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Joseph Vance (Ohio politician)

From Wikipedia, the free encyclopedia

Joseph Vance
Joseph Vance LCCN2004664072 (cropped).jpg
Member of the U.S. House of Representatives
from Ohio's 5th district
In office
March 4, 1821 – March 3, 1823
Preceded byPhilemon Beecher
Succeeded byJohn Wilson Campbell
Member of the U.S. House of Representatives
from Ohio's 4th district
In office
March 4, 1823 – March 3, 1833
Preceded byDavid Chambers
Succeeded byThomas Corwin
Member of the U.S. House of Representatives
from Ohio's 10th district
In office
March 4, 1833 – March 3, 1835
Preceded byWilliam Kennon, Sr.
Succeeded bySamson Mason
Member of the U.S. House of Representatives
from Ohio's 4th district
In office
March 4, 1843 – March 3, 1847
Preceded byJeremiah Morrow
Succeeded byRichard S. Canby
13th Governor of Ohio
In office
December 12, 1836 – December 13, 1838
Preceded byRobert Lucas
Succeeded byWilson Shannon
Member of the Ohio House of Representatives from Champaign County
In office
Preceded byAaron L. Hunt
Reuben Wallace
Succeeded byDistrict eliminated
Member of the Ohio House of Representatives from Champaign, Logan and Clark counties
In office
Preceded byAlexander McBeth
Samuel Newell
Succeeded byUnknown
Member of the Ohio House of Representatives from Champaign County
In office
Preceded bySamuel McCulloch
Succeeded byAlexander McBeth
Samuel Newell
Member of the Ohio Senate
In office
Personal details
BornMarch 21, 1786
Catfish, Pennsylvania
DiedAugust 24, 1852(1852-08-24) (aged 66)
Urbana, Ohio
Resting placeOak Dale Cemetery
Political partyWhig

Joseph Vance (March 21, 1786 – August 24, 1852) was a Whig politician from Ohio, USA. He was the 13th Governor of Ohio and the first Whig to hold the position.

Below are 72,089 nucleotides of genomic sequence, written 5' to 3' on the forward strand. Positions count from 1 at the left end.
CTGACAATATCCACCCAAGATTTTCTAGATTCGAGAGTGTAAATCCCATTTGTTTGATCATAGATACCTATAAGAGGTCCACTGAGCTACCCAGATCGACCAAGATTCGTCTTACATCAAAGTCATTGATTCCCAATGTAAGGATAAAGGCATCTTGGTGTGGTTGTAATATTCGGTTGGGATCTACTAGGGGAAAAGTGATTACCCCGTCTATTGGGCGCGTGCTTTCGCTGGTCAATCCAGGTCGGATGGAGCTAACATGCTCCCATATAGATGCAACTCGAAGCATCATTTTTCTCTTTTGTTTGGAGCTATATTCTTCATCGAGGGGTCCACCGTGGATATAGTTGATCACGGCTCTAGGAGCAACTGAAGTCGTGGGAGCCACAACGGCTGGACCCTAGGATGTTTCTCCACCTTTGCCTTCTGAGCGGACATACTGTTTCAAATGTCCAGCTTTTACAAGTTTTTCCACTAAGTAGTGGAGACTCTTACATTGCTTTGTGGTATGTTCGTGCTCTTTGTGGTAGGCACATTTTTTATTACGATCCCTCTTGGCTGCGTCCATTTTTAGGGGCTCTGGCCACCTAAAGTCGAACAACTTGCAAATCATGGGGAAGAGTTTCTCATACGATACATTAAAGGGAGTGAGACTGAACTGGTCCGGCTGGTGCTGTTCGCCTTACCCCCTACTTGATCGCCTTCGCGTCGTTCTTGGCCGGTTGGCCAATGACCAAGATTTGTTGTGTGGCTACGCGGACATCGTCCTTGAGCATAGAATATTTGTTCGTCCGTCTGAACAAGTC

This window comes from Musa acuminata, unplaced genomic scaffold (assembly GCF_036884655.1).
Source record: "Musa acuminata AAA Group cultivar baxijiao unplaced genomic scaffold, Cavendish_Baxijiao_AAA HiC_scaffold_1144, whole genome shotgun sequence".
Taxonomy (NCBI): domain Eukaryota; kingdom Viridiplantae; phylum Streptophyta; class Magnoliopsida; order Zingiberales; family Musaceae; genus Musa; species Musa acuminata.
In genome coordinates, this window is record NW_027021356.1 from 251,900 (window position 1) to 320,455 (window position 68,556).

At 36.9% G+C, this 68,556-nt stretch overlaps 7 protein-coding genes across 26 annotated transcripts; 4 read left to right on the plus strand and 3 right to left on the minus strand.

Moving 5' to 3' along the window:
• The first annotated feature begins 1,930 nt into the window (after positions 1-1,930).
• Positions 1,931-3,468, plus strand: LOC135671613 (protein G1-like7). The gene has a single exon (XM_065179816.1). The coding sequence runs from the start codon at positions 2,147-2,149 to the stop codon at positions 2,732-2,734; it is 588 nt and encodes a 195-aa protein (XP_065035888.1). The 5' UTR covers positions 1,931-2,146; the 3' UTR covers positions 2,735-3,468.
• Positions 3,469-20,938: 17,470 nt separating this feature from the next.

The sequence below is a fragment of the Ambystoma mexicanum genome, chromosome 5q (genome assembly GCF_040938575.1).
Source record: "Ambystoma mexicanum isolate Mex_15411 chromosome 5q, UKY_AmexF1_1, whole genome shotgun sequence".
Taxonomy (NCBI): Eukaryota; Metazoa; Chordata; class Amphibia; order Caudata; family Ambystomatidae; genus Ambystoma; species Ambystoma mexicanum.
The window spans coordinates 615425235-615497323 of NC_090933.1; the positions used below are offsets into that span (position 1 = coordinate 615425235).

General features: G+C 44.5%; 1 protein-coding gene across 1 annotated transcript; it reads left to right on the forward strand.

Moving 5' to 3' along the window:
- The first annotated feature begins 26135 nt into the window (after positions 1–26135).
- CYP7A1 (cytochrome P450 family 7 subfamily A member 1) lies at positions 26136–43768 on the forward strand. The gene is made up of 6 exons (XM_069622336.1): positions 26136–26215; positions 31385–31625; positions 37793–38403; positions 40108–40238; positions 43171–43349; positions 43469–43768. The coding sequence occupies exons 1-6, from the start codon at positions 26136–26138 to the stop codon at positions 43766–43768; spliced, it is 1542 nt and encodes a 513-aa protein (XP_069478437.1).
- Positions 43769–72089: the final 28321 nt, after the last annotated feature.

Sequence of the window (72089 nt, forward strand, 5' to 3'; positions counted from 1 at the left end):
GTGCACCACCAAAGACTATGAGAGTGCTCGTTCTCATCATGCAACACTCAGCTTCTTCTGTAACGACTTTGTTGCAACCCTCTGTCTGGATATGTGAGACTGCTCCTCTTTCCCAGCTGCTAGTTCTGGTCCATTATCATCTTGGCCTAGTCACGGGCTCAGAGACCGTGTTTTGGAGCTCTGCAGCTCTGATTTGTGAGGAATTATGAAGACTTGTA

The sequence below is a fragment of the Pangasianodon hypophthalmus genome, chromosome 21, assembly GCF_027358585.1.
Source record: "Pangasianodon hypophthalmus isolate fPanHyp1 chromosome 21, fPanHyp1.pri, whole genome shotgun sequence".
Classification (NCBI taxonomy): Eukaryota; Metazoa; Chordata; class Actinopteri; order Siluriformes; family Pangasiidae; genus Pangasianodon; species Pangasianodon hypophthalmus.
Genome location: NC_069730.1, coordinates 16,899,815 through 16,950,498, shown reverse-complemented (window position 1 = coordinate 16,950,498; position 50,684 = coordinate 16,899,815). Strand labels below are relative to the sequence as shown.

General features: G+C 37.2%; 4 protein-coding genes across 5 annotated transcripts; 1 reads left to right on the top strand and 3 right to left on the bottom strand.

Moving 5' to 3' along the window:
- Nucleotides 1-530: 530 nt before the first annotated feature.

Vance was born in Catfish (now Washington), Pennsylvania. He moved with his father, Joseph C. Vance, a Revolutionary War veteran, to Vanceburg, Kentucky, in 1788, and then to Urbana, Ohio, in 1805.[1] Vance married Mary Lemon in 1807.


A salt farmer, Vance gained a commission during the War of 1812 and rose quickly from Major to Major General. He served in the Ohio House of Representatives in 1812–1813, 1815–1816 and 1818–1819. Elected to the United States House of Representatives in 1820, Vance served seven terms before losing a bid for an eighth term in 1834. Vance ran for governor in 1836 and served a single two-year term, losing a bid for re-election in 1838.[1]

He intended to retire but was elected to the Ohio State Senate, and served in the Senate from 1840 to 1841. Vance ran again for the House of Representatives in 1842 and served two more terms in the House. He did not run for re-election in 1846. Vance was a delegate to the 1848 Whig National Convention and was a member of the Ohio State Constitutional Convention in 1851.


Vance died on August 24, 1852, and was buried at Oak Dale Cemetery.[2]


Vance was instrumental in laying out the town of Findlay, Ohio.


  1. ^ a b "Joseph Vance". Ohio History Central. Retrieved July 12, 2012.
  2. ^ "Joseph Vance". National Governors Association. Retrieved 27 October 2017.

External links

This page was last edited on 4 May 2021, at 09:58
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